Cat launches remote control kit for large excavators

Cat C320 excavator operated remotely The Cat C320 excavator being operated remotely using the Cat Command for Excavating system.

Caterpillar has launched its remote control system for large excavator models into the North American and Japanese construction equipment markets.

Designed to remove machine operators from dangerous work sites – such as quarrying and demolition and decommissioning activities – Cat Command for Excavating can now be used with six excavator models in the 20 to 40 tonne class.

Both new and existing Cat 320, 323, 326, 330, 336 and 340 excavators can be fitted with the technology, via a ‘Command-ready’ field kit installed by the manufacturer’s authorised dealers.

The world’s largest OEM by sales says that the new Cat Command for Excavating system allows the machines to be used with “either line-of-sight or non-line-of-sight remote operating configurations”.

The ‘Command-ready’ kit, which is installed on top of the cab, comprises multiple cameras for non-line-of-site operation from the Command station, indicator lights, a microphone, wireless receiver, and an antenna. 

In addition to aiding the training of less experienced machine operators, Cat said its remote control system also “offers a solution to workforce shortages by opening opportunities to those with physical limitations that prevent them from climbing into the equipment.”

Cat Command line-of-sight remote control console Cat Command line-of-sight remote control console
Cat Command line-of-sight operation

The line-of-sight configuration allows onsite operators to control the excavator from up to 400m away, using a lightweight console with a shoulder harness.

Capable of controlling “all excavator functions with virtually no response delay”, Cat described the console as ideal for temporary or emergency applications, as work sites do not require any communications infrastructure to use it.

In addition to a remote shut down switch, the console also includes other safety features that stop all excavator movements. These are built-in and will stop the machine if the console loses its wireless connection with the machine or if the console if tilted to an angle of more the 45 degrees.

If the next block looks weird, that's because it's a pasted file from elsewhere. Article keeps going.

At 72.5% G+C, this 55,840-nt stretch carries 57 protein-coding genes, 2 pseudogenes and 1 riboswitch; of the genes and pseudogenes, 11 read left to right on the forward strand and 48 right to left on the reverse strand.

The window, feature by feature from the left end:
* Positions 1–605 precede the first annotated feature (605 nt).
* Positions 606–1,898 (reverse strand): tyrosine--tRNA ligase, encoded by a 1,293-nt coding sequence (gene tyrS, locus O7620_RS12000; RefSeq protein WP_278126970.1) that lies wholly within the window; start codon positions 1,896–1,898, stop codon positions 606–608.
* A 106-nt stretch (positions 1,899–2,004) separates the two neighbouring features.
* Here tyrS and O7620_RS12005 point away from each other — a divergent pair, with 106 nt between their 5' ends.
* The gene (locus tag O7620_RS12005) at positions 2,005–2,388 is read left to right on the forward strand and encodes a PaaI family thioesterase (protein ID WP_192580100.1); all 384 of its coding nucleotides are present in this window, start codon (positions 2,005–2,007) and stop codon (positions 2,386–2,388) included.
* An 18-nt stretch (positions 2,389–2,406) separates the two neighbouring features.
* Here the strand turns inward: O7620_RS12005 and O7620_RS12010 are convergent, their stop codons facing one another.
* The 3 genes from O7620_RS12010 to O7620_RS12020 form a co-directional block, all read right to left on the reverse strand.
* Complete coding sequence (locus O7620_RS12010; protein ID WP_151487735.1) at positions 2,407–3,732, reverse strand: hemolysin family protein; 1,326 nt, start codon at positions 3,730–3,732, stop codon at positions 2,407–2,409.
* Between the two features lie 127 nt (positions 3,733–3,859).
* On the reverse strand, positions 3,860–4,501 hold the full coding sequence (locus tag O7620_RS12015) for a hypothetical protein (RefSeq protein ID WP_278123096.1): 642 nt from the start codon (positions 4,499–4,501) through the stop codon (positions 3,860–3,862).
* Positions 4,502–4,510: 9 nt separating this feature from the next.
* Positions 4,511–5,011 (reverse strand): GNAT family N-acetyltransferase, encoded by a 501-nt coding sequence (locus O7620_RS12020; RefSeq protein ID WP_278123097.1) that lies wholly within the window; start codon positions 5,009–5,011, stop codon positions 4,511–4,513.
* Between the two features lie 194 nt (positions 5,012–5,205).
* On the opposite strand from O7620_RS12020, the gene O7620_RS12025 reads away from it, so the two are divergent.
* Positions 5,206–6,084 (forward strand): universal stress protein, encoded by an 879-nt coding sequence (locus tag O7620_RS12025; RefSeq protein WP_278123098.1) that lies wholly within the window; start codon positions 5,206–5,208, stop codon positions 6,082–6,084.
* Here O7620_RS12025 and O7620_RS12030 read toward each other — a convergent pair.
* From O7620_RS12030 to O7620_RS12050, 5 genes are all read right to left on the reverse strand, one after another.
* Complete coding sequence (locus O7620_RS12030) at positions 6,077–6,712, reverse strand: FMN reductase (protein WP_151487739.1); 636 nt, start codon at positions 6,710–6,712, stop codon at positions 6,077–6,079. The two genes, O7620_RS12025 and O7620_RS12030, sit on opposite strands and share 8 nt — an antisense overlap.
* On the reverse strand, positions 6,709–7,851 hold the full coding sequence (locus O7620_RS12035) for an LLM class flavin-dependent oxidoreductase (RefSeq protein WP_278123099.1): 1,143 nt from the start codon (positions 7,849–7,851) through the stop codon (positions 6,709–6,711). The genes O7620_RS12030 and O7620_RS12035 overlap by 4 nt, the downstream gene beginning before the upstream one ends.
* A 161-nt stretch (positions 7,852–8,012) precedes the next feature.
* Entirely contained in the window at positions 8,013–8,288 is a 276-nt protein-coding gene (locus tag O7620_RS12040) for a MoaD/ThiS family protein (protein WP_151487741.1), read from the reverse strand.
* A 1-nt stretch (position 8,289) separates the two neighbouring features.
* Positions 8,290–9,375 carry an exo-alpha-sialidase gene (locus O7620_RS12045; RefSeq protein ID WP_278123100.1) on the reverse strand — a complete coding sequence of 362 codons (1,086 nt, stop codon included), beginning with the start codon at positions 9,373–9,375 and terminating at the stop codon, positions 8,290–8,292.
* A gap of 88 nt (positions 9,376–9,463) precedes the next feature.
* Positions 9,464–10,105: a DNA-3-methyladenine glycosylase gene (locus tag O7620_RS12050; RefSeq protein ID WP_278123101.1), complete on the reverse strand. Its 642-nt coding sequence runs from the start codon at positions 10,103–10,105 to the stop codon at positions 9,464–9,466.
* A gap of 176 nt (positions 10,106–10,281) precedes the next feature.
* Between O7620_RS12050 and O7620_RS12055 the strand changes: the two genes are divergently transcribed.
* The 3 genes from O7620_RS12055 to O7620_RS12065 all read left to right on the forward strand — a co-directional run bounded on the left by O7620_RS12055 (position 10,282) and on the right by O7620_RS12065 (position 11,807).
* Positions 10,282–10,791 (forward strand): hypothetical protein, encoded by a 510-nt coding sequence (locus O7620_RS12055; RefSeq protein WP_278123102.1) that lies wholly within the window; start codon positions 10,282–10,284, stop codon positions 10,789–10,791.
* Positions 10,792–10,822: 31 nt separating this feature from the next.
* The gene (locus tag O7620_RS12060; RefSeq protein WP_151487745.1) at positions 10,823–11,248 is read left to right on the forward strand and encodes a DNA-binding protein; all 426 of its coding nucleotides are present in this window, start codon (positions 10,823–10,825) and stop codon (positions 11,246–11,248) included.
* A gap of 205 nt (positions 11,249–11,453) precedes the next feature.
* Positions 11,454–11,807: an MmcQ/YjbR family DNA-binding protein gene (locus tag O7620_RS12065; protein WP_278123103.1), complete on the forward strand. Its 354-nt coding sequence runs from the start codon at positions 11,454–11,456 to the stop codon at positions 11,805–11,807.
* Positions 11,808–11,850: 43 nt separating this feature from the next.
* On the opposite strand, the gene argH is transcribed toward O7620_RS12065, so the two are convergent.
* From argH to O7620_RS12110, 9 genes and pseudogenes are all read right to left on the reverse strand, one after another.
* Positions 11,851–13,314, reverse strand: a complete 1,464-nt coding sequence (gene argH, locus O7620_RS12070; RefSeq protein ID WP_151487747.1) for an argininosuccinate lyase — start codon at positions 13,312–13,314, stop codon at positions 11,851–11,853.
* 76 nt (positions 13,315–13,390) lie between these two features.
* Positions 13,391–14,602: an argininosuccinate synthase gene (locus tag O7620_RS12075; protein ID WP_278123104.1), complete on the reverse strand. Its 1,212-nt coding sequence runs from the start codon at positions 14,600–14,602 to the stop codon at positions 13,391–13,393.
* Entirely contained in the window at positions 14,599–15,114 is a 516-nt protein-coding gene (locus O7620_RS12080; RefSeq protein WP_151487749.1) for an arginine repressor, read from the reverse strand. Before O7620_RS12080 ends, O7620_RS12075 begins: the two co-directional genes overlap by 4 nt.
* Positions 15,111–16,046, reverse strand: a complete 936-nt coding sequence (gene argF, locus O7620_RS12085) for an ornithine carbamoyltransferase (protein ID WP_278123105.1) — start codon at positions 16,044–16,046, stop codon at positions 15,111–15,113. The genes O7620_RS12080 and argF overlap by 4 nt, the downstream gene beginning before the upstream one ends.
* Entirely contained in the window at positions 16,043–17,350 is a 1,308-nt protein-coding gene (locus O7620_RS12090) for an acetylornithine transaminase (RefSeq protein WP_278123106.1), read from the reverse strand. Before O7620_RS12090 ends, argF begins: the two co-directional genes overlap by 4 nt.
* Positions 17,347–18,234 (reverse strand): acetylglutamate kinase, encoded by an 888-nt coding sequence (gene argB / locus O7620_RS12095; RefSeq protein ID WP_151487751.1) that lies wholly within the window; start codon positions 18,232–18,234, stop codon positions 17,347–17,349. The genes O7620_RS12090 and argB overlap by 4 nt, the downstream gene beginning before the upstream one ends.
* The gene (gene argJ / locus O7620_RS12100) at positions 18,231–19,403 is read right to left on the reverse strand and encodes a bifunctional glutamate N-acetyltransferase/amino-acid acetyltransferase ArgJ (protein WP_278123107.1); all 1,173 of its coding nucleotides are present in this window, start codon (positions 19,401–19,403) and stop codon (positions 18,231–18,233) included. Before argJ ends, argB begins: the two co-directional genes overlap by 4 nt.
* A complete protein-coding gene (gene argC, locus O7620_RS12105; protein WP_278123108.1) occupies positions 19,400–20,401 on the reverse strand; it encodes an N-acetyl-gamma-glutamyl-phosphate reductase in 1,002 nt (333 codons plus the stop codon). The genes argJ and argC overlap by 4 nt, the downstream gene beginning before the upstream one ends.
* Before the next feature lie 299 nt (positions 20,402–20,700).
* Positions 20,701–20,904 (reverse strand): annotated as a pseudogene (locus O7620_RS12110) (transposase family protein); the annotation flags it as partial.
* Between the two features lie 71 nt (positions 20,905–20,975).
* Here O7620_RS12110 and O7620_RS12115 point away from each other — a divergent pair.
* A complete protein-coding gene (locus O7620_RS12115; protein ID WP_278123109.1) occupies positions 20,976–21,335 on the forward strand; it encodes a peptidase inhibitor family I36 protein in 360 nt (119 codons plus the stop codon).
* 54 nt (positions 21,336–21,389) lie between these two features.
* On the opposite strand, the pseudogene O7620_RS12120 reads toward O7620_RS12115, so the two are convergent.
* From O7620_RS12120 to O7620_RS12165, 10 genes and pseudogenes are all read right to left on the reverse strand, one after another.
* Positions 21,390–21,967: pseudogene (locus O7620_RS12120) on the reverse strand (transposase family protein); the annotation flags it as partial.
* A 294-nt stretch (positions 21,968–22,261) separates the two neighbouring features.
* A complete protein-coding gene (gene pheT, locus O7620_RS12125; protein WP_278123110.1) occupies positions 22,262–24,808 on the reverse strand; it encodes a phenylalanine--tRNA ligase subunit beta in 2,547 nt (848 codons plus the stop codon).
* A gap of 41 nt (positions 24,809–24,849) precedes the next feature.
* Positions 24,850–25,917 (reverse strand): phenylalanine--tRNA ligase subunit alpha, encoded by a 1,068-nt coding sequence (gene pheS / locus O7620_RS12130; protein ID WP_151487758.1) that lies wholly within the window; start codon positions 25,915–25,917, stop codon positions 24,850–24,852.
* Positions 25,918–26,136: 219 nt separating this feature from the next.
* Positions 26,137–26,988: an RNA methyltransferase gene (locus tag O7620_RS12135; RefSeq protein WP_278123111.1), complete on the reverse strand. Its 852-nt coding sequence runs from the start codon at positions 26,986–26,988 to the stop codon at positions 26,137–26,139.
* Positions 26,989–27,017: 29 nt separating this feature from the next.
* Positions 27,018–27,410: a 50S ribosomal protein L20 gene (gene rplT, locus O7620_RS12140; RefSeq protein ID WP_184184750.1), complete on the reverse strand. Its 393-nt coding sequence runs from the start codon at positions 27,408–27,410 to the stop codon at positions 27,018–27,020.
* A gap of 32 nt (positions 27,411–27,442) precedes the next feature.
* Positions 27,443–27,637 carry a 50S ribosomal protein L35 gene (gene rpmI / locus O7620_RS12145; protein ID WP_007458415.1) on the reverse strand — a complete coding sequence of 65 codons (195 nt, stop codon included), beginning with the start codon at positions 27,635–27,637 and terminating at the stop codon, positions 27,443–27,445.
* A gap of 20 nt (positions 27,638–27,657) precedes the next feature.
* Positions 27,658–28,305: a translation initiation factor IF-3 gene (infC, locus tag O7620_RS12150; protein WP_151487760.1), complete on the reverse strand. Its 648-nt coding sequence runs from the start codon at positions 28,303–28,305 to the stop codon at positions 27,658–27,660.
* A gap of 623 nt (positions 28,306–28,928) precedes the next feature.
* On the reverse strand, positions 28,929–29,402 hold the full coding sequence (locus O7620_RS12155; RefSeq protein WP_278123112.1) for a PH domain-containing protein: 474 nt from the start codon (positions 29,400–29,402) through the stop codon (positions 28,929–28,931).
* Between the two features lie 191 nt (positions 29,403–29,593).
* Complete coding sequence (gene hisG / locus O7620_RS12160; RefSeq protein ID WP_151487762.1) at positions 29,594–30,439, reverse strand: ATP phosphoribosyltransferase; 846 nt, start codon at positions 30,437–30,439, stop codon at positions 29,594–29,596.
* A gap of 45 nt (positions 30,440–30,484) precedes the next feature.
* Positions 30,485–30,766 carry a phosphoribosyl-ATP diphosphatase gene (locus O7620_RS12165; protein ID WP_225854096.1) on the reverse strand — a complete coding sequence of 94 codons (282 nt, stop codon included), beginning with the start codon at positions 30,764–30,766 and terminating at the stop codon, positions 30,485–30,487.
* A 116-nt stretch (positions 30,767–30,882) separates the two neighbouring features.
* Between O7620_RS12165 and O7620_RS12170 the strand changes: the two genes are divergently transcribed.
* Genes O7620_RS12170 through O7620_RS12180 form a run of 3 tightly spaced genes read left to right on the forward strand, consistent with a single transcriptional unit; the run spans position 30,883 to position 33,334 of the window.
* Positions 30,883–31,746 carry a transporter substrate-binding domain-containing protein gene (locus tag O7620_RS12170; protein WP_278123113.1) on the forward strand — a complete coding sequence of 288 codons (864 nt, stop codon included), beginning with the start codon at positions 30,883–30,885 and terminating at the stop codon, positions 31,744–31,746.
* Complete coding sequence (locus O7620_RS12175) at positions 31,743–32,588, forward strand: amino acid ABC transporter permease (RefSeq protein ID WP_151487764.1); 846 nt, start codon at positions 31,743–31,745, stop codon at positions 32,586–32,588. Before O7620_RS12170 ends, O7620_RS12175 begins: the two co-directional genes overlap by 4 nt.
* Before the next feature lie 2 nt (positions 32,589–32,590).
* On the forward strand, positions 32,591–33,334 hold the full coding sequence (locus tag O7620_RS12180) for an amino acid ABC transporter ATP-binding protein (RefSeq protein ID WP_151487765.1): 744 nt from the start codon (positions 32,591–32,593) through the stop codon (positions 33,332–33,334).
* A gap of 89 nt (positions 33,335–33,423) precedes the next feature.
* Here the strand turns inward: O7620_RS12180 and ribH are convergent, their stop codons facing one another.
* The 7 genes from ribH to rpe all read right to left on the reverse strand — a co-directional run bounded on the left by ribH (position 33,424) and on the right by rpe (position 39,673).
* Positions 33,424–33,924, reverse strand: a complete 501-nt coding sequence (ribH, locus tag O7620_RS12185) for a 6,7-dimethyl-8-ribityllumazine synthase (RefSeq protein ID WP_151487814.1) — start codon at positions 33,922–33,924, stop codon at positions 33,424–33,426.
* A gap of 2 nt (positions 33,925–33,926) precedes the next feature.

Operation of the excavators can also be changed from remote to manual operation using a ground-level switch.

Cat Command station Cat Command station
Cat Command non-line-of-sight operation

Unlike the handheld console, the non-line-of-sight configuration is an office-based set up that uses Cat’s Command station.

It enables operators to control up to five different machines (one at time) on sites that are located miles away, via the contractor’s wireless network.

The Command station, which simulates the cab of the excavator, comprises a joystick, foot pedal controls and touchscreen monitors. 

Cameras fitted on the excavators provide the office-based operator with multiple views of the machine and worksite via a universal screen setup.

Cat said, “With users comfortably controlling dig, lift and tracking functions from a safe location, Command for Excavating enables production to restart immediately following disruptive processes, such as blasting in quarry applications.

“It also enhances safety and improves machine productivity on a range of projects like operating in unstable underfoot conditions, brownfields, shore work, demolition and site decommissioning, and stevedoring.”

According to the manufacturer, the technology could help to attract a new generation of workers and increase the “longevity of experienced operators”. 


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Andy Brown Editor, Editorial, UK - Wadhurst Tel: +44 (0) 1892 786224 E-mail: [email protected]
Neil Gerrard Senior Editor, Editorial, UK - Wadhurst Tel: +44 (0) 7355 092 771 E-mail: [email protected]
Catrin Jones Deputy Editor, Editorial, UK – Wadhurst Tel: +44 (0) 791 2298 133 E-mail: [email protected]
Eleanor Shefford Brand Manager Tel: +44 (0) 1892 786 236 E-mail: [email protected]